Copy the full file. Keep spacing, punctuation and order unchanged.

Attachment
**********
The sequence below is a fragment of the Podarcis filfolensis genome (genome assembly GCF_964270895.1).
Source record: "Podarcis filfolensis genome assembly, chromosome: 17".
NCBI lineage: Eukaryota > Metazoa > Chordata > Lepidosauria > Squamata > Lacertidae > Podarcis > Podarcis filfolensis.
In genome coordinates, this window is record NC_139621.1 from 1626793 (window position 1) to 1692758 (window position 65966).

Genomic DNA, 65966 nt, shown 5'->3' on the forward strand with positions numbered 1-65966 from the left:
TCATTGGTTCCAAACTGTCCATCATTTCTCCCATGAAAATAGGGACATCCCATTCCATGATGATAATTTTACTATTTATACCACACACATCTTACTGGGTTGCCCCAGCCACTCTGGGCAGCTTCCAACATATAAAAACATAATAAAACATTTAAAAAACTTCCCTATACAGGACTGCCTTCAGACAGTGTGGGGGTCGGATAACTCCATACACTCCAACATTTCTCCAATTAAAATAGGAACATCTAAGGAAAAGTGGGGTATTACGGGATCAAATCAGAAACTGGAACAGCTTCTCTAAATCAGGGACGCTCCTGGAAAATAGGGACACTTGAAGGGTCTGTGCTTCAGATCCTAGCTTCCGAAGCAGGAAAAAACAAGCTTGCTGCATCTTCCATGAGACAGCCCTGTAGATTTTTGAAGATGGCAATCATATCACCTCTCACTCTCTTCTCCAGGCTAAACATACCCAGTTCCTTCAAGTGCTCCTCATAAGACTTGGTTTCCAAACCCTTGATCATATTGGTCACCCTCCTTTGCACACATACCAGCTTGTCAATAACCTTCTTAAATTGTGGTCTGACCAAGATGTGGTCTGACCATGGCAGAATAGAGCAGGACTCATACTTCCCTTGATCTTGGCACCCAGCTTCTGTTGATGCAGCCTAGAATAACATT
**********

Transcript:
The sequence below is a fragment of the Podarcis filfolensis genome (genome assembly GCF_964270895.1).
Source record: "Podarcis filfolensis genome assembly, chromosome: 17".
NCBI lineage: Eukaryota > Metazoa > Chordata > Lepidosauria > Squamata > Lacertidae > Podarcis > Podarcis filfolensis.
In genome coordinates, this window is record NC_139621.1 from 1626793 (window position 1) to 1692758 (window position 65966).

Genomic DNA, 65966 nt, shown 5'->3' on the forward strand with positions numbered 1-65966 from the left:
TCATTGGTTCCAAACTGTCCATCATTTCTCCCATGAAAATAGGGACATCCCATTCCATGATGATAATTTTACTATTTATACCACACACATCTTACTGGGTTGCCCCAGCCACTCTGGGCAGCTTCCAACATATAAAAACATAATAAAACATTTAAAAAACTTCCCTATACAGGACTGCCTTCAGACAGTGTGGGGGTCGGATAACTCCATACACTCCAACATTTCTCCAATTAAAATAGGAACATCTAAGGAAAAGTGGGGTATTACGGGATCAAATCAGAAACTGGAACAGCTTCTCTAAATCAGGGACGCTCCTGGAAAATAGGGACACTTGAAGGGTCTGTGCTTCAGATCCTAGCTTCCGAAGCAGGAAAAAACAAGCTTGCTGCATCTTCCATGAGACAGCCCTGTAGATTTTTGAAGATGGCAATCATATCACCTCTCACTCTCTTCTCCAGGCTAAACATACCCAGTTCCTTCAAGTGCTCCTCATAAGACTTGGTTTCCAAACCCTTGATCATATTGGTCACCCTCCTTTGCACACATACCAGCTTGTCAATAACCTTCTTAAATTGTGGTCTGACCAAGATGTGGTCTGACCATGGCAGAATAGAGCAGGACTCATACTTCCCTTGATCTTGGCACCCAGCTTCTGTTGATGCAGCCTAGAATAACATT